Section 7031 was enacted as both a shield and a sword to deter unlicensed building contractors by (a) preventing them from bringing a claim for compensation for work performed that required a license, and (b) allowing any person who used the unlicensed person’s services to sue for all amounts paid, regardless of the contractor’s fault or whether the person was unjustly enriched by the contractor’s work.
A recently published case out of Los Angeles County, Eisenberg Village of the Los Angeles Jewish Home for the Aging v. Suffolk Construction Company, Inc. (Los Angeles County Super. Ct. No. LC100462, filed 8/26/2020.) clarifies two (2) questions of first impression:
(1) What is the statute of limitations (deadline to bring suit) for a disgorgement against unlicensed contractors under Section 7031(b) of the Business and Professions Code (“Section 7031(b)”)? and
(2) When does a Section 7031(b) cause of action completely accrue?
Answering the first question, the appellate court cut the time to assert a Section 7031(b) claim to one-year after accrual.
Given that disgorgement is a liability created by statute, the applicable statute of limitation must be either three (3) years under Code Civil Procedure § 338(a) (if the disgorgement is not a penalty or forfeiture) or one-year Code Civil Procedure § 340(a) (if it is a penalty or forfeiture).
The court reasoned that “for reasons of policy (to deter contractors from operating without a valid license), [Section 7031(b)] provides a windfall to the plaintiff, at the expense of the unlicensed contractor, since the plaintiff also retains the work completed by the contractor”, it is clear that the disgorgement of Section 7031(b) is a penalty.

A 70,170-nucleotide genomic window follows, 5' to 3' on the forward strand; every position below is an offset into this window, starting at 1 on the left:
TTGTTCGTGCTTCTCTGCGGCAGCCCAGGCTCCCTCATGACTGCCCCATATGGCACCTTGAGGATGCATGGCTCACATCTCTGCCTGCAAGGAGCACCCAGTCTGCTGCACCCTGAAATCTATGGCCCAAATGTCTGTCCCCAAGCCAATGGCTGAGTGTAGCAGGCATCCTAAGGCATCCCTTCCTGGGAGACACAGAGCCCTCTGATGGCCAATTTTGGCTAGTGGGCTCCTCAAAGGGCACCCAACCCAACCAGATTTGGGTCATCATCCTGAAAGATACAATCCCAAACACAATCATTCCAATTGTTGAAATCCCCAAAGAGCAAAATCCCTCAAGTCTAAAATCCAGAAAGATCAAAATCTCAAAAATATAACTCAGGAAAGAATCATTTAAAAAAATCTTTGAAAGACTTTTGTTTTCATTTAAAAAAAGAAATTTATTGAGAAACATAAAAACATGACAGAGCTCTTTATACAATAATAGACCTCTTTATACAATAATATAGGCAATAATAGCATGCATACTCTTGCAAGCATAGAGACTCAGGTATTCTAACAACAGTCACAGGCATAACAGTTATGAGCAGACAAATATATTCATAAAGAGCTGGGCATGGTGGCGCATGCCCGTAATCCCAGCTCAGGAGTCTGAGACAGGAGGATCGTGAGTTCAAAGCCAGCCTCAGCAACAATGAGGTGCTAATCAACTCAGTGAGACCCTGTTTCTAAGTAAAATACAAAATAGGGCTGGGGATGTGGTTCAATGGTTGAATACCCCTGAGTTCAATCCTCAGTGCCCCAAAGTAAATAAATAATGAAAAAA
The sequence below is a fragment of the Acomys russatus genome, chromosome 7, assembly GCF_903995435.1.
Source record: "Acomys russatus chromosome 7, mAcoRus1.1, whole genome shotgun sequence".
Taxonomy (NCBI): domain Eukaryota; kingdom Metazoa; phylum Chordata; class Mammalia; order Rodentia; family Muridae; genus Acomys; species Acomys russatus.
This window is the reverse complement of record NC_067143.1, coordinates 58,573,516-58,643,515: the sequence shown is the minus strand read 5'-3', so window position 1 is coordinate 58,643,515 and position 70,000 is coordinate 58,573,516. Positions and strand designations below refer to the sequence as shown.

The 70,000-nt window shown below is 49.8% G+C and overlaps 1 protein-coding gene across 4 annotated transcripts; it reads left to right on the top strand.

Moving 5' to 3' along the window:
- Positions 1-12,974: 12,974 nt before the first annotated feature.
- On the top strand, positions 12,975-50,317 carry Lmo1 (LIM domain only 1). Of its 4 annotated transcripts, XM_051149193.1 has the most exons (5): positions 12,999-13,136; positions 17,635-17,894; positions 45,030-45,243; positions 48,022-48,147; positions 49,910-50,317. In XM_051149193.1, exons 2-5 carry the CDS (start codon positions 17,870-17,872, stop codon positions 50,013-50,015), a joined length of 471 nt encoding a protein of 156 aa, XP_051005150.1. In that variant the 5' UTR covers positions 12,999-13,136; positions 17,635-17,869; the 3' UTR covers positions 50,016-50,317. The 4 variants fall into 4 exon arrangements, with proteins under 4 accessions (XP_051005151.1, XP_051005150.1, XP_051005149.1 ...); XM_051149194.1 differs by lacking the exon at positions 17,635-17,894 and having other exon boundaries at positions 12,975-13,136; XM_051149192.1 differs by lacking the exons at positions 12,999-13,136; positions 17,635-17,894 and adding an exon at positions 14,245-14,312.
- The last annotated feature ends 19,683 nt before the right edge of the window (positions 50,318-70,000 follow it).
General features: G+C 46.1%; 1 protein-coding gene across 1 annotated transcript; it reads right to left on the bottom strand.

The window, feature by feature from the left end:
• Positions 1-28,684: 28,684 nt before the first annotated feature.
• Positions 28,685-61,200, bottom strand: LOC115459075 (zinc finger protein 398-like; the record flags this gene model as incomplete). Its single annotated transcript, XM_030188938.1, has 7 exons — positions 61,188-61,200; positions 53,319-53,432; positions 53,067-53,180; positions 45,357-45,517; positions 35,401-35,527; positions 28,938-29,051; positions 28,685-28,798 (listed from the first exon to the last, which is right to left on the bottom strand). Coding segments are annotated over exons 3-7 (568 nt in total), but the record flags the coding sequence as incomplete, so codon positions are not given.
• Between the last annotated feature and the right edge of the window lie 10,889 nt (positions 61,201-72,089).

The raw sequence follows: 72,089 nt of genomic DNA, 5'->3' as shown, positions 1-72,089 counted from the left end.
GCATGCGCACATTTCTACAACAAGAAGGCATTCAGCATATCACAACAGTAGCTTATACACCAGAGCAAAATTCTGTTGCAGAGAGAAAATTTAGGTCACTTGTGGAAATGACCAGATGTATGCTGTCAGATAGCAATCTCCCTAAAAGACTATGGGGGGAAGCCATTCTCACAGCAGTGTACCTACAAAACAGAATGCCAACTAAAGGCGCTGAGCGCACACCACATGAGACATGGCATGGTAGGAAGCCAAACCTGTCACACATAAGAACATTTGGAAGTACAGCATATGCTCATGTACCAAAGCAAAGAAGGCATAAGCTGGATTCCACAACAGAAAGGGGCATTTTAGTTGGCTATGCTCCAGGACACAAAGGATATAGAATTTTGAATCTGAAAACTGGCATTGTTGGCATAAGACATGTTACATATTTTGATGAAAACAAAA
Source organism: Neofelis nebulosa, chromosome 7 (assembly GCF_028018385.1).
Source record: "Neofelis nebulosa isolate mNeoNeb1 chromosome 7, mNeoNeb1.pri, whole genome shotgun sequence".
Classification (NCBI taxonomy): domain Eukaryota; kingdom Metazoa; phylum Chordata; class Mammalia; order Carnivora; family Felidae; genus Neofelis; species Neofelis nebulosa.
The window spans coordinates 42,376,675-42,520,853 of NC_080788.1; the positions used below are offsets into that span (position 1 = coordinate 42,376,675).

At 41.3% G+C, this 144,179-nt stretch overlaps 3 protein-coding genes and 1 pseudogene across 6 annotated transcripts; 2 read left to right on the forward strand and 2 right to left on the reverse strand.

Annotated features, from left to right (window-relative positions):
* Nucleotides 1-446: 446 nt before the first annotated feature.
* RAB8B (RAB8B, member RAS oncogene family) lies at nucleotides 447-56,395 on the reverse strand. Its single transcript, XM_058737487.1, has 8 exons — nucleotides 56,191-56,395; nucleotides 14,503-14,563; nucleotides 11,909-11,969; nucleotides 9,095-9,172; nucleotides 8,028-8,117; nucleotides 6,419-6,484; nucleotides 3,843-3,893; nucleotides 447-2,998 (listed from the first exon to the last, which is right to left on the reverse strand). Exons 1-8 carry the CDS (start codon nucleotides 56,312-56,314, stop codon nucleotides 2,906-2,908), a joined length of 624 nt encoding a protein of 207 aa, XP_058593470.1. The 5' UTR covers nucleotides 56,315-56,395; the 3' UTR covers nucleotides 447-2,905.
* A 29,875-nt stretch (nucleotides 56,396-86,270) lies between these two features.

Answering the second, the court retained the traditional rule for accrual for Section 7031(b) disgorgement claims, namely, that a cause of action accrues “at the time when the cause of action is complete with all of its elements.”
It finally declined to extend the equitable ‘discovery rule’ to Section 7031(b) claims, where the statute of limitations only runs from when a diligent plaintiff knew or should have known about the claim.
By example, the court argued that if the ‘discovery rule’ were applied to an unlicensed contractor, a plaintiff could file a Section 7031(b) claim to get back compensation for a building in use, without incident, for over 10 years to conclude that “a section 7031(b) claim accrues upon the completion or cessation of the performance of the act or contract at issue.”
Now, but until and if the California Supreme Court grants review, it is important to ensure proper licensing in any construction you suspect may require a license. This decision now provides a defense as strict and hard as the disgorgement remedy itself against unlicensed work. A Section 7031(b) claim must be brought within the year.
It is now more important to make proper and required licensing an essential and continuing term, and prerequisite condition, to any contract to obtain the longer statute of limitations for fraud, breach of contract, or other claims.